One of the science teachers at Irving Junior High in Lincoln, Nebraska liked to remind us seventh graders at the time, to never stop learning and to live one’s life with intellectual curiosity, humility, and gratitude. His “hypothesis of happiness” turned out to be one of the most memorable pieces of wisdom shared with me as an adolescent.
That science instructor was only one of other intuitive, compassionate teachers in public school who touched their pupils with wisdom. Their classrooms were not merely places to teach curricula, but they shared some personal knowledge and wisdom. In doing so, such teachers provided personal, relatable warmth. They showed sincere concern–a vital need for the nurturance of a young person. I feel grateful for their compassionate wisdom that was freely and generously given.
I once read somewhere that gratitude is one of the healthiest feelings we can have. When we express sincere thankfulness for what we have and who are our friends and acquaintances, the more likely we will continue to have things and people in our lives to be thankful for. There is a caveat that accompanies this idea: that is, to be careful not to use gratitude as merely a technique to acquire more stuff or to manipulate people.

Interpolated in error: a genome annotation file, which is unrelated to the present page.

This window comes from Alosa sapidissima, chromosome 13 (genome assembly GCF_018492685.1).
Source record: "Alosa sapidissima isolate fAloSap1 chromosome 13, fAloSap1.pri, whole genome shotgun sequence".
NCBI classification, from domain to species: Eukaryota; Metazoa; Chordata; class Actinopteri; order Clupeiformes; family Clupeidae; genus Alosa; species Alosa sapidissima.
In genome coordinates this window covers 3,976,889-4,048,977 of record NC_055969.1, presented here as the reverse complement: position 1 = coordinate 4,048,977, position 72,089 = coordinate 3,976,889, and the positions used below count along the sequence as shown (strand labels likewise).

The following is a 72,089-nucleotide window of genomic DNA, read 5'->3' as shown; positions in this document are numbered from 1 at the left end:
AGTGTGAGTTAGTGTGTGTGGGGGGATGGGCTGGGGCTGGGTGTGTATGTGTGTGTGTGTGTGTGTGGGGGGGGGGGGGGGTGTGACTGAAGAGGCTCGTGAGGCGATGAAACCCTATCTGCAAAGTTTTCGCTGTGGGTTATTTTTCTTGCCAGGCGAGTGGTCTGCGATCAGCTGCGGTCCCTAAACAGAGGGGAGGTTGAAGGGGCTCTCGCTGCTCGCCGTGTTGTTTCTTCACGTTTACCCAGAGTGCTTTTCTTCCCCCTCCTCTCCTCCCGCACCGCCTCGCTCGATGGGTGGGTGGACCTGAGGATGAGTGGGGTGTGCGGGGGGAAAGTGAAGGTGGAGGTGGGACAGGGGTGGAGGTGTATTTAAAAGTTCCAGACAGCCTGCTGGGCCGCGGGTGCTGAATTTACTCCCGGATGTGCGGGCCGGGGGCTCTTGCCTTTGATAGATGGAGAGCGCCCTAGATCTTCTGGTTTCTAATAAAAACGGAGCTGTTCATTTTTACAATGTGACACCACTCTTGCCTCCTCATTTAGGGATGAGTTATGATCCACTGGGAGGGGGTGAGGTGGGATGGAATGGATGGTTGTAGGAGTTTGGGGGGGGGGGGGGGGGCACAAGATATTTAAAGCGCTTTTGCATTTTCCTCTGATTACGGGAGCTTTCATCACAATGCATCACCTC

The greatest form of gratitude is to feel thankfulness with zero expectations of further compensation and rewards. A person spontaneously feels this type of gratitude without prompting. The purest form of gratitude is not a business transaction. Pure gratitude spreads over one’s consciousness while contemplating nature. It’s a feeling that is beyond words and pictures. The grateful person feels glad to be alive and interactive with the world.
“Gratitude bestows reverence, allowing us to encounter everyday epiphanies, those transcendent moments of awe that change forever how we experience life and the world.”–17th century intellectual and poet, John Milton
Today is Thanksgiving Day in the United States. I hope people here in the U.S. and people elsewhere pause to feel gratitude beyond obligatory and socially acceptable forms of thankfulness. I wish for everyone to inwardly feel the sort of gratitude John Milton described.
Have a wonderful Thanksgiving.
The Blue Jay of Happiness quotes 20th century polymath and humanitarian, Albert Schweitzer. “At times our own light goes out and is rekindled by a spark from another person. Each of us has cause to think with deep gratitude of those who have lighted the flame within us.”